Slant Magazine's Scores

For 3,021 reviews, this publication has graded:
  • 33% higher than the average critic
  • 2% same as the average critic
  • 65% lower than the average critic
On average, this publication grades 8.8 points lower than other critics. (0-100 point scale)
Average Movie review score: 53
Highest review score: 100 Museum Hours
Lowest review score: 0 The Cup
Score distribution:
3,021 movie reviews
  1. A ticking stopwatch hangs over Weekend that amplifies the intensity of every conversation, every fight, every drink, every copulation. In other words, it's a device.
  2. In its visionary dream and flashback sequences, the film becomes a comment on the rapidly diminished state of traditional animation.
    • 81 Metascore
    • 100 Critic Score
    Leviathan is a titanic achievement, a visceral overload whose impact registers immediately and with great force.
  3. Denis Villeneuve's film views life in the age of the modern-day drug war as an ever-crescendoing existential nightmare.
  4. No
    A singular biopic and a snapshot of a society renewed, No unaffectedly celebrates faith in democracy, and, surprisingly, truth in advertising.
  5. Ursula Meier's film is sustained by a sturdy emotional engine and some intrepidly thoughtful characterization.
    • 81 Metascore
    • 63 Critic Score
    While the rush toward a conventional climax is confusing, and more than a little disappointing, there's an undeniable pleasure that emerges in seeing Tarantino juggle the dynamite of his ideas, even when they prematurely pop off in his face.
  6. To dismiss it as simply an act of hipster appropriation is to cop out, because appropriation is the film's thematic meat.
  7. The next step in Jafar Panahi's personal cinema of captivity, a fully fictionalized, wildly bewildering work which imagines a man at war with his own creative impulse.
  8. It confirms the Roy Andersson universe as one of near-fossilized similitude, in which any effort or movement is disruptive, revealing new cracks in the set illusion of order.
  9. Aarón Fernández captures one of the most heartening elements of sex: that it doesn't always oblige our rules or expectations.
    • 81 Metascore
    • 63 Critic Score
    A nose-to-the-ground portrait of two believably aspirational protagonists and their constant hustle to make good on the movie's eponymous demand.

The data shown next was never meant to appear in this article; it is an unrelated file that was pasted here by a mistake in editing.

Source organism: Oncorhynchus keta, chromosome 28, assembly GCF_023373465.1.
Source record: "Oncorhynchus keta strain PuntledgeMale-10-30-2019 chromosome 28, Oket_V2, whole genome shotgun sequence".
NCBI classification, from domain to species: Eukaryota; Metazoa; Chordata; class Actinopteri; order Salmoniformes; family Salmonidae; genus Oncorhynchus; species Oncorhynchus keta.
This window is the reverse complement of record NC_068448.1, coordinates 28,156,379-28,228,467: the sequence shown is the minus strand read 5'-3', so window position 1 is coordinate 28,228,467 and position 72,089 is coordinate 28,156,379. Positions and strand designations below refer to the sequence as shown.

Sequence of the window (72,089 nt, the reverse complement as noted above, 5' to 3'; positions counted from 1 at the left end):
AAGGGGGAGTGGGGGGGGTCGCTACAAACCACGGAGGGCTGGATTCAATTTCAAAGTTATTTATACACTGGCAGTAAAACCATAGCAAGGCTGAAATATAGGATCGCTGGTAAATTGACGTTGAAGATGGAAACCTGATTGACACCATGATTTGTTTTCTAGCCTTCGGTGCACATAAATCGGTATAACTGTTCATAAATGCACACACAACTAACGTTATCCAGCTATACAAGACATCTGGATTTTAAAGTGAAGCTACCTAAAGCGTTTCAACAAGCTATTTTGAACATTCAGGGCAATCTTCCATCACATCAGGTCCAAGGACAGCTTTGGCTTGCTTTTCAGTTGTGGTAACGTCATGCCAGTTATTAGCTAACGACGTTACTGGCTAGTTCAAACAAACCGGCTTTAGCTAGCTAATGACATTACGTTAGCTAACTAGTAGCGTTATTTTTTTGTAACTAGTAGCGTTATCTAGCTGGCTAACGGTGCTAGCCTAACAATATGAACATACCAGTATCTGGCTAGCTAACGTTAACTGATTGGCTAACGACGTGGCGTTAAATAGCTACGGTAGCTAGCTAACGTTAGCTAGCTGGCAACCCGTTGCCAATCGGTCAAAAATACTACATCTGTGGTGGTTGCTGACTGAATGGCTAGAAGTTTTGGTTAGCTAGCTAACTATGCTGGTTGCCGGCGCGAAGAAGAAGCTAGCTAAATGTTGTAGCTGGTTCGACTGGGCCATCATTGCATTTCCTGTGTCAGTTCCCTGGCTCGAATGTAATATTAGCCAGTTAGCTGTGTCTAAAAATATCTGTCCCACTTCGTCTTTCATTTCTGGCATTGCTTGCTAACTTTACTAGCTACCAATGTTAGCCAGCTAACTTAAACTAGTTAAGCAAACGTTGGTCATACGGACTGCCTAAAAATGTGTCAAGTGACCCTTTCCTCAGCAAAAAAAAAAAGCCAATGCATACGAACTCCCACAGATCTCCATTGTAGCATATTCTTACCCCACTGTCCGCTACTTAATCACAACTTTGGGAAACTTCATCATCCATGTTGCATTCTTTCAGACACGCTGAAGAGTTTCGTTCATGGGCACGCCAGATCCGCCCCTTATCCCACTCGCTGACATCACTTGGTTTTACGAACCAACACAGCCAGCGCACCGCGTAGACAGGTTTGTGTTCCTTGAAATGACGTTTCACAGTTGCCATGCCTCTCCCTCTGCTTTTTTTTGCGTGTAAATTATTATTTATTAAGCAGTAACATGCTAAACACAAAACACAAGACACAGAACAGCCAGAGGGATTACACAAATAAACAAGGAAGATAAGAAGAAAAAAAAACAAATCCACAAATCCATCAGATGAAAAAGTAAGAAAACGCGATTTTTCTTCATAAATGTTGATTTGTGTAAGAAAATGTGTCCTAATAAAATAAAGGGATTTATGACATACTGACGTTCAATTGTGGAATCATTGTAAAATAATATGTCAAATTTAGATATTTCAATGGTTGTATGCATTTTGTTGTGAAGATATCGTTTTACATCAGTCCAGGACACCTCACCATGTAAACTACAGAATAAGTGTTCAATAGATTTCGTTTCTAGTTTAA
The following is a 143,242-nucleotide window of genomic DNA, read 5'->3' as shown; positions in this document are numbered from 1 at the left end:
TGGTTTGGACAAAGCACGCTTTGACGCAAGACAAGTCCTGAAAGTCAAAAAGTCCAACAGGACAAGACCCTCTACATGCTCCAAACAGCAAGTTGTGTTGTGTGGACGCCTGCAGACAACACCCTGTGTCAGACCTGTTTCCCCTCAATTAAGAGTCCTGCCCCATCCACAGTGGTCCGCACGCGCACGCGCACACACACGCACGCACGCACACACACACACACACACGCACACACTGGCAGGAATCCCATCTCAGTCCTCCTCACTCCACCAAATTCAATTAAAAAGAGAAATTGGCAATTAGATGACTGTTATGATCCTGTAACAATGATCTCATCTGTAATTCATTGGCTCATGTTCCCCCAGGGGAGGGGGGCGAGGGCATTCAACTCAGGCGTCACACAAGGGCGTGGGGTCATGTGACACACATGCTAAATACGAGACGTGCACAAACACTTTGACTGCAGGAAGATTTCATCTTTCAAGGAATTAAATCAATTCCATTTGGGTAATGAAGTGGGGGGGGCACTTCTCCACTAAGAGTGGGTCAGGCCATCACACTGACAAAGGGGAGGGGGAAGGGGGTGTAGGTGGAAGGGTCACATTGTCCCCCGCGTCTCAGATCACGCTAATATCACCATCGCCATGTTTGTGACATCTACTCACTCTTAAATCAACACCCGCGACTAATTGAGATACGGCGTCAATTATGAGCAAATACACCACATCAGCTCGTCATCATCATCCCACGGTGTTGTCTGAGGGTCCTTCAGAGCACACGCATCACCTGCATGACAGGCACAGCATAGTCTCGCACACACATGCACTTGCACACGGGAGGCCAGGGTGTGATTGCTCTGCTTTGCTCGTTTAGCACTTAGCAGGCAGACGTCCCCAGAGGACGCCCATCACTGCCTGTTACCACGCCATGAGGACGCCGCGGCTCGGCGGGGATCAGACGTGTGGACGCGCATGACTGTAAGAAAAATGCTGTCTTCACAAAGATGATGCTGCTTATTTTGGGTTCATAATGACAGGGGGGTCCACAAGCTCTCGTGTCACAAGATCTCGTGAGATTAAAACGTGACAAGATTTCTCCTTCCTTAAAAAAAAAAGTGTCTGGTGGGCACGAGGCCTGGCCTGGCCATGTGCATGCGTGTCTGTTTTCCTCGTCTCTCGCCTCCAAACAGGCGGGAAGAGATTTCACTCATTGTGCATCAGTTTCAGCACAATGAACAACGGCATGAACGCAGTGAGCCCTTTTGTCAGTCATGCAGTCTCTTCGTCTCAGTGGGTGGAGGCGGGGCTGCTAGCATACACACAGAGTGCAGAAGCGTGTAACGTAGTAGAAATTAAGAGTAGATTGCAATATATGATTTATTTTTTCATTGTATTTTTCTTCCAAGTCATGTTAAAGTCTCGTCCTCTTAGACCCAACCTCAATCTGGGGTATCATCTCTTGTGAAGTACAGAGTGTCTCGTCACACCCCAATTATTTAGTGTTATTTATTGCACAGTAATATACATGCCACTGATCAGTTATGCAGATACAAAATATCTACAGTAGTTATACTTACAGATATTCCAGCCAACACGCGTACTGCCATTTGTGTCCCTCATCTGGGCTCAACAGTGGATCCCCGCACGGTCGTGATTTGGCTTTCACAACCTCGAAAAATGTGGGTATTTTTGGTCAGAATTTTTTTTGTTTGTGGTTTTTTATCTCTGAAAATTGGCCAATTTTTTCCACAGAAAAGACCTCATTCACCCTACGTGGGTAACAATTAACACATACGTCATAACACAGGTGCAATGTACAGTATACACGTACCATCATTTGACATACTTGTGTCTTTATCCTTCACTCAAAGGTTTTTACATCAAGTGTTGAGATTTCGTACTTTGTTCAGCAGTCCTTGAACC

10. The overall experience is entirely immersive, thanks not only to the filmmakers' handheld camera, but also to the illusory nature of the staging.
  11. It's a bit reductive in terms of a personal portrait, but this is a film that's not concerned with telling the story of a man, instead making him a representative symbol of a mostly bygone way of life, a reminder of both the fleeting nature of individual experience and the steady patterns of a broader human existence.
    • 81 Metascore
    • 88 Critic Score
    Bond's latest is a remarkable high watermark for the series: at once solemn and deeply funny, sexy and sad, self-conscious without all the rib-bruising elbowing.
  12. Forcefully traditional and sentimental, Thunder Soul benefits most from the cinematic turn of the actual events it documents, which allowed the beloved teacher's life to end on a perfectly bittersweet note.
    • 81 Metascore
    • 100 Critic Score
    Not only a monstrous visual achievement, but one of the most uniquely humanistic animated features of all time.
    • 81 Metascore
    • 88 Critic Score
    Upstream Color is lush, rhythmic, and deeply sensual, a film of exceptional beauty.
  13. In the third act, the film devolves into an extremely unsettling series of sadistic tortures, the kind of stuff that would appeal largely to fans of Funny Games.
    • 81 Metascore
    • 63 Critic Score
    Unlike most war documentaries, which tend to only skim the surface of its gun-toting subjects' lives, photojournalist Danfung Dennis's Hell and Back Again isn't content to merely capture warriors in combat.
  14. A Simple Life may have one of the most accurate titles in all of cinema, as the film has a bracingly casual sense of day-to-day working-class life that recalls the films of Jean Renoir or, more recently, Olivier Assayas.
  15. Maybe Battle Royale's ultimate punchline is its inexplicable ability to fool some people into taking it seriously.
  16. A zig-zagging, free-associational genre item that's mostly concerned with stretching the generally narrow tonal rules of what a thriller can be.
  17. The dangers of filmmakers trying to replicate a golden era rather than embrace the present are part and parcel of Inherent Vice, but the ramifications are political as well.
  18. The cautious optimism with which it answers questions about rehabilitation and forgiveness is credible because the characters and setting feel so thoroughly authentic.
  19. At first glance, Tuesday, After Christmas seems, in both form and content, only a modestly ambitious endeavor. Yet the singular attention with which it carries out its aims-and the rigorous success it ultimately attains-is nonetheless unsparing, and bracing.
    • 81 Metascore
    • 100 Critic Score
    An ordinary drama embellished and in some sense infringed on by genre elements rather than the other way around.
  20. The director's clear-minded approach allows her subject's more challenging aesthetic-political mix to shine through, even if it's at the inevitable expense of her own filmmaking proclivities.
  21. Humor and sorrow are equally immediate emotions throughout, whether in the writer-director's traditionally structured setup-punchline scenes or his strange non sequiturs
    • 81 Metascore
    • 25 Critic Score
    When one stops to consider how irksomely on the nose so much of this is, the qualities which intend to most readily ingratiate the film with us begin to appear perceptibly disingenuous and false.

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